- The prudential carve-out in NAFTA is often argued to be different, and stronger, in the sense that it would read as if it could be invoked as a defense against a NAFTA case even if the prudential measure in question fell afoul of other NAFTA provisions (which, I should mention, was one reason that U.S. financial regulators cited for their support for the agreement).
- Not so, said the Fireman's panel. With absolutely no textual guidance (other than the memoirs of a U.S. negotiator who went on to work for AIG), the panel reads in a non-avoidance clause. They go on to say that investors can challenge prudential measures as expropriations, that panels can determine the reasonableness of prudential measures and decide whether they constitute expropriations or other NAFTA violations, and that the prudential carve out is not self-judging. (For good measure, the tribunal adds that, if governments don't request the formation of a Financial Services Committee, a NAFTA tribunal can automatically pick up the case.) So, the prudential carve-out of NAFTA - generally considered among the more deferential towards prudential concerns of U.S. pacts - does not really protect policy space, which suggests that agreements that more explicitly limit governments' prudential options would be even more restrictive.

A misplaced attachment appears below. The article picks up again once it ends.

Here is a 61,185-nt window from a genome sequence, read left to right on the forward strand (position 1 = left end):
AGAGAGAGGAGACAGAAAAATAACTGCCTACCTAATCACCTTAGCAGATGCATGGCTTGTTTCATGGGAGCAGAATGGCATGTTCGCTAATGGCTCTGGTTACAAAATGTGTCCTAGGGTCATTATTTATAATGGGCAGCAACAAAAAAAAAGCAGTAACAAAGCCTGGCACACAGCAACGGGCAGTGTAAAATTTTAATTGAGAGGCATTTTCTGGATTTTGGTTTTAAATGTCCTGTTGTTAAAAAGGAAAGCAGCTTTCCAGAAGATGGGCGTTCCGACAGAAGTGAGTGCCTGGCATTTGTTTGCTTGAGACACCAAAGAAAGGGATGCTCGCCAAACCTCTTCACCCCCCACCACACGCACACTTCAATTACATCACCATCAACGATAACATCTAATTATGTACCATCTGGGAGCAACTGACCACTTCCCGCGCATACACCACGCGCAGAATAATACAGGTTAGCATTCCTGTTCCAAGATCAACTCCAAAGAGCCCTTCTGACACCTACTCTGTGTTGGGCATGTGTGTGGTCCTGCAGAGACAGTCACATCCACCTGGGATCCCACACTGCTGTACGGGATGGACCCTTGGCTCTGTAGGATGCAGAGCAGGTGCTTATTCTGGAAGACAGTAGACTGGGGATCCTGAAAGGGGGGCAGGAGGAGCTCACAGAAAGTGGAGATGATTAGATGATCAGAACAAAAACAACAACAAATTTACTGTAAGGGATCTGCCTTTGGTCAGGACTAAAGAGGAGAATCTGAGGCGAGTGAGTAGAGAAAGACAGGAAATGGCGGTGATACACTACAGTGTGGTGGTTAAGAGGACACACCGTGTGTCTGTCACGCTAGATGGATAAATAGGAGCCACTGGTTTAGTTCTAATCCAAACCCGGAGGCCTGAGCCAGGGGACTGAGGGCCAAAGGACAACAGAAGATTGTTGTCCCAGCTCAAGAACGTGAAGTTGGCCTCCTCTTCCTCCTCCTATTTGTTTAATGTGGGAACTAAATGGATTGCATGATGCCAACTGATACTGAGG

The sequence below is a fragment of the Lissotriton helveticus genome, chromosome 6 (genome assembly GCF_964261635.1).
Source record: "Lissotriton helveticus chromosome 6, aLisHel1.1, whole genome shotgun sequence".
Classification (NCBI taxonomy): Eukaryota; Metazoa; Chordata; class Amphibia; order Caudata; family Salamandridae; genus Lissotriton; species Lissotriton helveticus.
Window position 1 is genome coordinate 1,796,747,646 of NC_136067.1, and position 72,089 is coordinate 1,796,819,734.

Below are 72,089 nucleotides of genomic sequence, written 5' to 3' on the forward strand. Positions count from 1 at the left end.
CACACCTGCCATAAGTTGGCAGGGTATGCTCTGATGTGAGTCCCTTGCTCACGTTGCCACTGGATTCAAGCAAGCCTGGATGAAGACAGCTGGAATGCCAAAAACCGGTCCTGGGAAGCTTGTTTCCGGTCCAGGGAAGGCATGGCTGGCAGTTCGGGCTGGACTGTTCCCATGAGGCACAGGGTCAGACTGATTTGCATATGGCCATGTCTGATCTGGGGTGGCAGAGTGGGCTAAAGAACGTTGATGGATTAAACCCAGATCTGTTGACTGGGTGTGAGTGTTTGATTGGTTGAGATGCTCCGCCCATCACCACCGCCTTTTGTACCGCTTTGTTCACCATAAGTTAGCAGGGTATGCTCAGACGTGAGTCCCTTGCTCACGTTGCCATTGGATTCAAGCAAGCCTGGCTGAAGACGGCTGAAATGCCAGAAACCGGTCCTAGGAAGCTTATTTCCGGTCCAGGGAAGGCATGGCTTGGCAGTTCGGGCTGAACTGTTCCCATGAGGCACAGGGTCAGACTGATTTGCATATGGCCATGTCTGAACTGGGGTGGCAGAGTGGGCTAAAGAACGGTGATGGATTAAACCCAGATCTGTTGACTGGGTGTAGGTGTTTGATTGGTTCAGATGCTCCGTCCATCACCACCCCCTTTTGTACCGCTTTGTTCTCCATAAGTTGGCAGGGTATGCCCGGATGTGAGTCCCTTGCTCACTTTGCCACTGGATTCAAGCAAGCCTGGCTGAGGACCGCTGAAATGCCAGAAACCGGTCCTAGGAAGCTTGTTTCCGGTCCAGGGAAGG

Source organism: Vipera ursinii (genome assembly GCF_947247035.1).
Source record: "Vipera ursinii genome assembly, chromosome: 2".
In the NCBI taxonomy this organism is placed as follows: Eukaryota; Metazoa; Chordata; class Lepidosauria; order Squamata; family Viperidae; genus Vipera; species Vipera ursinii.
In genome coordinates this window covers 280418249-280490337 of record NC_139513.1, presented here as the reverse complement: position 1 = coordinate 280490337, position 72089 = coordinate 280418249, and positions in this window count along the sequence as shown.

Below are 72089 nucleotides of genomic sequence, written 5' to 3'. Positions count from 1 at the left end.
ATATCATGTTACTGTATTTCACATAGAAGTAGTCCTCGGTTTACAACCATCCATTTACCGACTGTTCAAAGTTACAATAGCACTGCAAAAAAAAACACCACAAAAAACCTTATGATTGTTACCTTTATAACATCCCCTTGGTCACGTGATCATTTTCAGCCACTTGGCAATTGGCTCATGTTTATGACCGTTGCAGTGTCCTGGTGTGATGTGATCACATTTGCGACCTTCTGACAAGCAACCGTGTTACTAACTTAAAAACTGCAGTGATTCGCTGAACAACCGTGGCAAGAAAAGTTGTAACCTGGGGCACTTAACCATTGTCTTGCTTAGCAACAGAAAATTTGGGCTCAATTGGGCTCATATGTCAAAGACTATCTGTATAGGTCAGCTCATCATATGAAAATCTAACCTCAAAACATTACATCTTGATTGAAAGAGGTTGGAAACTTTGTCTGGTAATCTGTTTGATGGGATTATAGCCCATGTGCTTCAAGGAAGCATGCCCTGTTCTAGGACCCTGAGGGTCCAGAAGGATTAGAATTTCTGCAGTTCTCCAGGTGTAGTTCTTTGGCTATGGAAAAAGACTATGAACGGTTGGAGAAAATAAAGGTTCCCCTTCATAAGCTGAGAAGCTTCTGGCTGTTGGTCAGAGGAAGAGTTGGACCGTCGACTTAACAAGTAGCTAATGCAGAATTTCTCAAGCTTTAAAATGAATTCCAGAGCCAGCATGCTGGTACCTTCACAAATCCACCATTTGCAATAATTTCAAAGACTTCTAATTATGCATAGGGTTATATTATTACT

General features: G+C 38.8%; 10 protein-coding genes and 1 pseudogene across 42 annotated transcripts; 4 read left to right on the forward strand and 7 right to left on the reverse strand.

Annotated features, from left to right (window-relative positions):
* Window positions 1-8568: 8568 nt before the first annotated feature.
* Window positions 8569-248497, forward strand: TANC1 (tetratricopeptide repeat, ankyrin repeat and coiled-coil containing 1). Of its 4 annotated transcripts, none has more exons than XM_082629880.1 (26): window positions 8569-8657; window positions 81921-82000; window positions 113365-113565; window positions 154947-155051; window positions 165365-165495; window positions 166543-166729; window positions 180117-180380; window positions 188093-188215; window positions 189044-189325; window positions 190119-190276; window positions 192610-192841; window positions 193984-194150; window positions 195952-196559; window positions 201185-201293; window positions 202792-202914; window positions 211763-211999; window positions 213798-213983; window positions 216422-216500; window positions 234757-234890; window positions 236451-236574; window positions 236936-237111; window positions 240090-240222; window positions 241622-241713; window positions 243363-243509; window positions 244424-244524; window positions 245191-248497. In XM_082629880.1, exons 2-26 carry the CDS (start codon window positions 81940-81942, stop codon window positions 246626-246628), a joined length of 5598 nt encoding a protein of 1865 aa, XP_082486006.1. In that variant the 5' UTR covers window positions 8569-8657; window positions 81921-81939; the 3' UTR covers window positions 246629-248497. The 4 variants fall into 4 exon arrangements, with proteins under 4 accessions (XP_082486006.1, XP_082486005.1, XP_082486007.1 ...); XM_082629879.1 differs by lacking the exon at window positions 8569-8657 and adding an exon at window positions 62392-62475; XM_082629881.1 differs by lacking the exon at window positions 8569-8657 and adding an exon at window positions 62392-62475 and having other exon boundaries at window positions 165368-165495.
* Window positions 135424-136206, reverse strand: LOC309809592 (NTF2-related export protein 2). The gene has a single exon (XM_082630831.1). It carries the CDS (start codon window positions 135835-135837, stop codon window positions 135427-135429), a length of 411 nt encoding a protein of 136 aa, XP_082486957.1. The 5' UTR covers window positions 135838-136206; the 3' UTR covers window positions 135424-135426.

In the end, Mexico won, but they had to spend years and millions of dollars defending measures they considered prudential against a German-owned firm that launched a case under a U.S.-Mexico agreement demanding over $50 million, more than the market value of their investment. Did I mention the tribunal forced Mexico to pay half the tribunal costs?
The full record of the case shows that the U.S. would have probably won if they had brought the case in a state-state panel, and that Allianz/FFIC could have won if they had bought debentures from a Mexican car company rather than bank. With countries with which we have a Model BIT, but no FTA, I think such a claim would have been successful, because there would be no financial services chapter to muck up the claim. (That is, I should mention, what mucked up FFIC's case, that their investment was in a bank and counted as regulatory capital, so it fell under the financial services chapter, rather than the bulk of the investment chapter, with its NT/MST disciplines.)
It'll be very interesting, in the ongoing debate over U.S. and other countries' bailouts, whether investor cases get triggered as a way to milk taxpayers for bad corporate luck.